Source of experimental birds: Day-old broiler chicks for this study were obtained from an Agrited farm in Ibadan Oyo State, Nigeria. The birds were transported to Sokoto under the cool hours of the evening through the night and arrived in the morning hours.

Feed compounding: Feed ingredients used for this experiment include, maize, groundnut cake (GNC), soya bean meal and bone meal-required crushing so that the particle size will suit the group of birds the feed is to be meant for.

Table 1: Gross, calculated and analyzed chemical composition of experimental diets
Ingredient (kg)
Starter
Finisher
Maize
52.0
50.5
Soya beans meal
17.0
14.0
Groundnut cake
15.5
14.0
Fish meal
2.5
1.50
Wheat offal
8.0
11.0
Limestone
2.0
4.0
Bone meal
2.0
4.0
Premix
0.25
0.25
Salt
0.25
0.25
Methionine
0.25
0.25
Lysine
0.25
0.25
Total
100 kg
100 kg
Calculated chemical composition
Crude protein (%)
22
20.05
Energy (kcal kg1)
3005
2852
Methionine
0.35
0.35
Lysine
1
0.9
Calcium
0.8
0.8
Phosphorus (average)
0.45
0.45
Fibre (%) (maximum)
6.0
6.0
Analysed chemical composition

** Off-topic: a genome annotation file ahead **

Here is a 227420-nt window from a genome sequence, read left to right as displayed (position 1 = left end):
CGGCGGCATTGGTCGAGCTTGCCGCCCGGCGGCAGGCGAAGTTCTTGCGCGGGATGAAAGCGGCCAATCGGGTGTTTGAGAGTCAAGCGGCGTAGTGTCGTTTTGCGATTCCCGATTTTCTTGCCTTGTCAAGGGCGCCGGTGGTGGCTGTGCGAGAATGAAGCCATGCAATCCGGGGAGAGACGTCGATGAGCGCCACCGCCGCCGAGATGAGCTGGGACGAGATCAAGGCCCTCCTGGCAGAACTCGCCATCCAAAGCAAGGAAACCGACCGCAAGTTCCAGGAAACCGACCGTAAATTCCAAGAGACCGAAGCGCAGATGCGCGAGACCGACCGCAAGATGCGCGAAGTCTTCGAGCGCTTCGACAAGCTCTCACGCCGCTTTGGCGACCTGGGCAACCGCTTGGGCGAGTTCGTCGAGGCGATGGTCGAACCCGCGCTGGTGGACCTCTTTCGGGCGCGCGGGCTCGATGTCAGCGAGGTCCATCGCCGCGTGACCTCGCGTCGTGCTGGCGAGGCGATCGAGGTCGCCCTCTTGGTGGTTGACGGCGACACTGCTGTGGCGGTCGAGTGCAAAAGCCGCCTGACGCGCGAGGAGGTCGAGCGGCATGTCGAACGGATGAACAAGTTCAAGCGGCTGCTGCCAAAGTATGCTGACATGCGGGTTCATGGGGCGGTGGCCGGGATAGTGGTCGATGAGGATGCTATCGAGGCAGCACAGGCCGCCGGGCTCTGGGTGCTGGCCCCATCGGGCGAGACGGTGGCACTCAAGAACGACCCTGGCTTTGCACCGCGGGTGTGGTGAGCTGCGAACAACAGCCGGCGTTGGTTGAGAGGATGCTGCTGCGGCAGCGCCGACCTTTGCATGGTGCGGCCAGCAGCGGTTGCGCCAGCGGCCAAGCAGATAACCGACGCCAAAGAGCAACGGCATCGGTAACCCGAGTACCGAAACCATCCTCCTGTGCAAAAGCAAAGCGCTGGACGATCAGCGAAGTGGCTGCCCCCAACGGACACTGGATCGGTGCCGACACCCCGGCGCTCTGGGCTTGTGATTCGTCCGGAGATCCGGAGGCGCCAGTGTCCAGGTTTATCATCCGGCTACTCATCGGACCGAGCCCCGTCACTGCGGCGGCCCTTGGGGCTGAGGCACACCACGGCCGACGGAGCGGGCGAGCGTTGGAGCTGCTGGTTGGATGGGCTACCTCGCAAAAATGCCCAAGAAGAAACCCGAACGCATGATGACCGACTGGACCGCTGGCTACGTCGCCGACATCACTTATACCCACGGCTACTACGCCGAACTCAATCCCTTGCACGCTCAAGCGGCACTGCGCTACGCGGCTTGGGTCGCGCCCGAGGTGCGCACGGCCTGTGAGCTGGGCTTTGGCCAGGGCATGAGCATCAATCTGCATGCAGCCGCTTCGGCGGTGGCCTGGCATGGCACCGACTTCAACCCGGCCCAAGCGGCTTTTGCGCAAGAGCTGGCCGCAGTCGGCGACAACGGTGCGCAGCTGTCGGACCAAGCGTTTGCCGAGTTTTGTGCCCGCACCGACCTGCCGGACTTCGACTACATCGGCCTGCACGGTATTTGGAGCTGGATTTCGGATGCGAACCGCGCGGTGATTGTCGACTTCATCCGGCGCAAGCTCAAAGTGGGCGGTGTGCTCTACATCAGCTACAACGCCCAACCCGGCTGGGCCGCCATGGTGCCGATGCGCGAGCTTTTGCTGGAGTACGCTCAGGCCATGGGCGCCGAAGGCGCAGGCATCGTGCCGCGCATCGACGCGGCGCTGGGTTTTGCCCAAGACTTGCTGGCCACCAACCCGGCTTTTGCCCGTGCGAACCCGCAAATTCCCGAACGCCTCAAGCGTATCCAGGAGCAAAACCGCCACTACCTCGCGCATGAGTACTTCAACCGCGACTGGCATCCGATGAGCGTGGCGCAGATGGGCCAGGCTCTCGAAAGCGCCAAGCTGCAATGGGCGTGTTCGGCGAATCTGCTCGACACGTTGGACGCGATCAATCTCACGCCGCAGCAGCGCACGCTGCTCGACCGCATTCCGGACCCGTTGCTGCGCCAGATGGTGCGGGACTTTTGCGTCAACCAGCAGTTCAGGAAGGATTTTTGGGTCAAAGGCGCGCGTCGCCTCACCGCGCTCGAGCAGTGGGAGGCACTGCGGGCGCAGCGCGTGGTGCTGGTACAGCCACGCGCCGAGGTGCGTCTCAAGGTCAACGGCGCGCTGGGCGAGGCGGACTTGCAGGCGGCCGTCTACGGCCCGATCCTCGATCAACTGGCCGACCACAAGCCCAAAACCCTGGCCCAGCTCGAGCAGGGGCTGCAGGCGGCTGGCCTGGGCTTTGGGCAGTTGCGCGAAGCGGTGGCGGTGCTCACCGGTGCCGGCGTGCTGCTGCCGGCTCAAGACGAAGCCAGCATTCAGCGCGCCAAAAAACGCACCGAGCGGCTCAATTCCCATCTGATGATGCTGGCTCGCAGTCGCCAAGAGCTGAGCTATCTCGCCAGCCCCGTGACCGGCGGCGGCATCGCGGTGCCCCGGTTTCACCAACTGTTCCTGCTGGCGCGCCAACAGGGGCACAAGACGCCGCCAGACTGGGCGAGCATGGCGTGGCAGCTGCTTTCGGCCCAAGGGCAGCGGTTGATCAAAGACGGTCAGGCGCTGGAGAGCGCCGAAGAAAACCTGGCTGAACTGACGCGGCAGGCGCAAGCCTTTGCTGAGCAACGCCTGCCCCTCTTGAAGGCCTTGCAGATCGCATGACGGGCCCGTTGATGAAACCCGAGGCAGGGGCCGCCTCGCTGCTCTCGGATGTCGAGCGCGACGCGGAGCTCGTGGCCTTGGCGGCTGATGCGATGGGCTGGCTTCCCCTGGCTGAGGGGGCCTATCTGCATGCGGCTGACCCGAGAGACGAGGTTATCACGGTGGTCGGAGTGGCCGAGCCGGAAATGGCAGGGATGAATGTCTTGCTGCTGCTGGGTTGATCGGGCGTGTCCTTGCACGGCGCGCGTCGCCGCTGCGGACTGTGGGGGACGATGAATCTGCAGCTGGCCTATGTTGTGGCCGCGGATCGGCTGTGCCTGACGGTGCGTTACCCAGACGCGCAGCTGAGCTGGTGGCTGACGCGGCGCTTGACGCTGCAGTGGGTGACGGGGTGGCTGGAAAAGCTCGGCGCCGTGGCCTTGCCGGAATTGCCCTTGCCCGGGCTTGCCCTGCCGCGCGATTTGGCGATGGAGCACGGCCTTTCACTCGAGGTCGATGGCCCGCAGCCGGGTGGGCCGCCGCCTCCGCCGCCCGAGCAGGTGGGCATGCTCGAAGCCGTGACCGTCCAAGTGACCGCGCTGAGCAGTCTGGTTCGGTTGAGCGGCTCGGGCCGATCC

Crude protein
22
20
Energy (kcal kg1)
3005
2850
Methionine
0.5
0.5
Lysine
1.0
0.9
Calcium
1.4
2.6
Phosphorous
0.6
0.8
Fibre
5.4
5.1

Feed ingredients in powdery form were weighed and mixed with the crushed ones. The feed compounding was done on a clean concrete floor and thoroughly mixed with a shovel to a uniform mix. The gross, calculated and analysed chemical composition of experimental diets were presented in Table 1.

Antibiotic residue determination using High-Performance Liquids Chromatography (HPLC): Samples where heart, kidney and liver were collected from four birds in each treatment forming sixteen samples, which were used for the HPLC analysis of the residual presence of OTC. Samples were collected after 7 days withdrawal period of antibiotic administration, they were then enveloped in a self-sealing polythene bag and moved to Usmanu Danfodiyo University, Central Laboratory in a cool chain for preliminary screening of the samples for the presence of OTC residue. The muscles and organs samples collected were subjected to an HPLC machine for both qualitative and quantitative analysis of OTC as adopted8.